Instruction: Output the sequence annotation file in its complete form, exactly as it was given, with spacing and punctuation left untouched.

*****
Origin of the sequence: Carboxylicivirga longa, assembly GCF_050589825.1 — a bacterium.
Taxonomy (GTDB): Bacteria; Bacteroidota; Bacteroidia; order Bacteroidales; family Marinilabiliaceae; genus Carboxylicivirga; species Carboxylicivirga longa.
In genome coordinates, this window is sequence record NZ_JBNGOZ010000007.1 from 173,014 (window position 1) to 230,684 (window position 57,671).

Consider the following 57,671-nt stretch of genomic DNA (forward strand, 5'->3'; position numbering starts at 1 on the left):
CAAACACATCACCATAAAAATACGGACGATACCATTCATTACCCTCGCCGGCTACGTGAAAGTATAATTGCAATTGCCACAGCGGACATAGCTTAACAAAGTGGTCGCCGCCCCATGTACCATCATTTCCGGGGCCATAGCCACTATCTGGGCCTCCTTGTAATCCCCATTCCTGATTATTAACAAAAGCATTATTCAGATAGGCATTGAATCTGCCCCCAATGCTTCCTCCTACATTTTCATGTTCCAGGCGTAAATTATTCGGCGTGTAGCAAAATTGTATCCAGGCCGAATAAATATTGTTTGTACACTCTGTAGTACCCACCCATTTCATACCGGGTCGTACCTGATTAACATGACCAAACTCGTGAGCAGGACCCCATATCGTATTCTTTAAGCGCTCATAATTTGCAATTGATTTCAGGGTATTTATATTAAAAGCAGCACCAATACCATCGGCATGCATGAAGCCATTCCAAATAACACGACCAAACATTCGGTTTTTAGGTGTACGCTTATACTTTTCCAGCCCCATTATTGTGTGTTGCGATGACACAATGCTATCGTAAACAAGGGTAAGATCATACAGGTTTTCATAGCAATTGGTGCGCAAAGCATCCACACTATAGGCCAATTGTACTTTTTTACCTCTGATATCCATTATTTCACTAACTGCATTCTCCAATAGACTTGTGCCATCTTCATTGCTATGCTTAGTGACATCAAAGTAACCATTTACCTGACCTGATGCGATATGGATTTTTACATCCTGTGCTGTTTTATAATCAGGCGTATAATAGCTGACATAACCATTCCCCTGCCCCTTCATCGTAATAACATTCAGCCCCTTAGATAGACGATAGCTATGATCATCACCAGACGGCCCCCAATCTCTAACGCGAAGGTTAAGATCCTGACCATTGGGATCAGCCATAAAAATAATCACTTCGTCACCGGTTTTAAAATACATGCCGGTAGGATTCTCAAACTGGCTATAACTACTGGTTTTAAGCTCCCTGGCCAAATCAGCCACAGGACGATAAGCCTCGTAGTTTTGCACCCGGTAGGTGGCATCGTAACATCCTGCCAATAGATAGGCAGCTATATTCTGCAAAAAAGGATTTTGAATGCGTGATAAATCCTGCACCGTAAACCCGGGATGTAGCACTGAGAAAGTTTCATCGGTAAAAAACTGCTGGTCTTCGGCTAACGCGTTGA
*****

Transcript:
Origin of the sequence: Carboxylicivirga longa, assembly GCF_050589825.1 — a bacterium.
Taxonomy (GTDB): Bacteria; Bacteroidota; Bacteroidia; order Bacteroidales; family Marinilabiliaceae; genus Carboxylicivirga; species Carboxylicivirga longa.
In genome coordinates, this window is sequence record NZ_JBNGOZ010000007.1 from 173,014 (window position 1) to 230,684 (window position 57,671).

Consider the following 57,671-nt stretch of genomic DNA (forward strand, 5'->3'; position numbering starts at 1 on the left):
CAAACACATCACCATAAAAATACGGACGATACCATTCATTACCCTCGCCGGCTACGTGAAAGTATAATTGCAATTGCCACAGCGGACATAGCTTAACAAAGTGGTCGCCGCCCCATGTACCATCATTTCCGGGGCCATAGCCACTATCTGGGCCTCCTTGTAATCCCCATTCCTGATTATTAACAAAAGCATTATTCAGATAGGCATTGAATCTGCCCCCAATGCTTCCTCCTACATTTTCATGTTCCAGGCGTAAATTATTCGGCGTGTAGCAAAATTGTATCCAGGCCGAATAAATATTGTTTGTACACTCTGTAGTACCCACCCATTTCATACCGGGTCGTACCTGATTAACATGACCAAACTCGTGAGCAGGACCCCATATCGTATTCTTTAAGCGCTCATAATTTGCAATTGATTTCAGGGTATTTATATTAAAAGCAGCACCAATACCATCGGCATGCATGAAGCCATTCCAAATAACACGACCAAACATTCGGTTTTTAGGTGTACGCTTATACTTTTCCAGCCCCATTATTGTGTGTTGCGATGACACAATGCTATCGTAAACAAGGGTAAGATCATACAGGTTTTCATAGCAATTGGTGCGCAAAGCATCCACACTATAGGCCAATTGTACTTTTTTACCTCTGATATCCATTATTTCACTAACTGCATTCTCCAATAGACTTGTGCCATCTTCATTGCTATGCTTAGTGACATCAAAGTAACCATTTACCTGACCTGATGCGATATGGATTTTTACATCCTGTGCTGTTTTATAATCAGGCGTATAATAGCTGACATAACCATTCCCCTGCCCCTTCATCGTAATAACATTCAGCCCCTTAGATAGACGATAGCTATGATCATCACCAGACGGCCCCCAATCTCTAACGCGAAGGTTAAGATCCTGACCATTGGGATCAGCCATAAAAATAATCACTTCGTCACCGGTTTTAAAATACATGCCGGTAGGATTCTCAAACTGGCTATAACTACTGGTTTTAAGCTCCCTGGCCAAATCAGCCACAGGACGATAAGCCTCGTAGTTTTGCACCCGGTAGGTGGCATCGTAACATCCTGCCAATAGATAGGCAGCTATATTCTGCAAAAAAGGATTTTGAATGCGTGATAAATCCTGCACCGTAAACCCGGGATGTAGCACTGAGAAAGTTTCATCGGTAAAAAACTGCTGGTCTTCGGCTAACGCGTTGA